Searching for abandoned cemeteries on the net, turns up a frighteningly large number of results and that is just the cemeteries that have been included in postings on the web.  The results listings seem to go on and on as you modify your search terms.

State, church, civic and other entities are frequently included in the results asking for help or telling how to restore abandoned cemeteries. 

In my wide excursions throughout the west, I’ve found numerous cemeteries in abandoned towns, mining locations and old waystops.  The wooden markers are rarely readable but in some cases the writing is still legible.  I’ve taken photos of the markers and have donated them to local officials and groups who live in the area and say that they will do ‘something’ to ensure the burials aren’t lost to history.  Thus far, that promise is rarely kept.

In the west, the old burial ground are typically overtaken with sage brush in the valleys and forest growth at the mining sites in the mountain.  They could be cleaned and at least partially restored by half a dozen adults with willing hands in the course of a day.  In the east and locations with abundant growth, they may take longer, but the the work can be completed with focused effort.

Are you looking for a good deed opportunity in relation to your interest in genealogy and ancestry?  Consider taking your family, organization, scout troops on a day trip and reclaim one of these sacred sites.   Pay it forward.  You efforts will pay you back with interest one day.   Guaranteed.

Thanks to all of you have already engaged in this wonderful work.

27 April 2010 Posted by | Cemetery, Headstones, Tombstone | , , , , , | Leave a comment

The Santa of Gold Hill – A Find-a-grave HERO

Recently, a television program showing current day scenes of the famous towns and locations from the “Old West” caught my eye.  A couple of scenes featuring the cemetery in Gold Hill, Nevada reminded me of my visit there.  We were in a hurry to reach our destination in California, so my desire to stop and patrol the cemetery was shelved.

I love stopping at cemeteries that I spot when driving and reading the tombstone inscriptions.  They frequently educate me far more completely than reading a history of the area.

Of course, I always take photos of tombstones in these locations.  How can you miss an opportunity like that?

Gold Hill Cemetery.  Has someone stopped and taken photos of the tombstones already and posted them on Find-a-grave?  Yes, indeed and in this case, the Santa’s name is Herbert Rickards.   I call him ‘Santa’ because of the masterful work he has done in capturing not only photos of the tombstones, but his superhuman efforts in finding their respective 100+ year-old portrait photos.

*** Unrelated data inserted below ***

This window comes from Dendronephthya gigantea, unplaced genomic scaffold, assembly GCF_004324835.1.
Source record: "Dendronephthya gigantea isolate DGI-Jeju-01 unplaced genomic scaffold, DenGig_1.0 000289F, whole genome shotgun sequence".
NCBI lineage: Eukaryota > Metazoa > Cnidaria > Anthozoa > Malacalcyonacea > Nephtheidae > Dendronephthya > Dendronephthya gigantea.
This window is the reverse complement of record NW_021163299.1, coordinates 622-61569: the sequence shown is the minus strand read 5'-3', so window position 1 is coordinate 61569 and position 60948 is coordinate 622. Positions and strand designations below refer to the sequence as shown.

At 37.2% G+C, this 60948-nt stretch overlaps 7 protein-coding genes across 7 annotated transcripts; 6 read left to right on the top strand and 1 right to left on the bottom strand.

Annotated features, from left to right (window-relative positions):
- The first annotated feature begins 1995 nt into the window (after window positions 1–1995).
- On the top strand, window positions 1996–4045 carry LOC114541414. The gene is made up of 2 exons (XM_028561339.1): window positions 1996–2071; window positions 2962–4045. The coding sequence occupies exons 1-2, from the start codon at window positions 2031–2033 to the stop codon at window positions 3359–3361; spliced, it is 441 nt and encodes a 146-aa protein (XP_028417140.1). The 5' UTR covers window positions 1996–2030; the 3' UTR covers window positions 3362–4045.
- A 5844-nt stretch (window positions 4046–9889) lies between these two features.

Descendants of anyone buried in Gold Hill will certainly call Herbert “Santa” as well when they find his postings.  Check them out for yourself.

Singing praises of Herbert is easy when you see his work …. but wait … there’s more!

Look at his postings and you’ll also see that he has also researched the life history of each person and posted it on their memorial.

Above and beyond?  Way beyond.  Find-a-grave_logo

There needs to be a “Find-a-grave Hero” award created for folks like Herbert. I don’t have artistic skills, so my contribution to his award can only be in words.  Perhaps some of you can add your talents and create a graphic award for folks like Herbert.  If so, let the folks at Find-a-grave know.  Who knows?  Maybe they’ll think it is a feature worthy of adding to their site.

5 December 2009 Posted by | Headstones, Tombstone | , , , | 1 Comment

Find-a-grave Comes of Age

When I started posting tombstone photos and histories on the Find-a-grave website over nine years ago, the site content was still fairly small.  On rare occasion, I’d find a photo of the marker of an extended family member, but that was enough to encourage me to continue posting.

Find-a-grave_logoEventually, I posted a request for the photo of my 4th great grandfathers tombstone in Massachusetts and a wonderful volunteer quickly responded and posted it on the Find-a-grave site.  I couldn’t travel there and felt the same way as the people who had thanked me for posting tombstone photos from my part of the world.

Four or five hours on a Saturday morning photo shoot usually produces 300 – 400 photos to post on the site.  It takes me far longer to rotate, tweak, resize and crop the images than taking the photos, but that is ok because I usually find that at least some of the photos are of the markers of my own extended family.  If I could post the photos quickly, I probably wouldn’t read the names so closely or allow them to ‘ring the bell’ in my memory that causes me to search my databases for a possible family tie.

Sometimes, a search of the site turned up a marker for a family member that I’d had a difficult time finding.  Even though the tombstone information usually included only their name, birth and death years, the information still provided a death date and location that I could use to help in my ancestral quest.

I often commented that I wished there was a way to link the memorials together as families because not only could my links help other people searching for families members memorials that I’d created but links created by others would certainly be of equal value in my own ancestral quest.

Then one day earlier this year, my wish was granted by the kind folks at find-a-grave.  Users had seen the site slow down over the years and at times it was neigh unto impossible to keep a working connection long enough to post a string of new records.  We received a note asking us to be patient because the system was being ‘worked on’.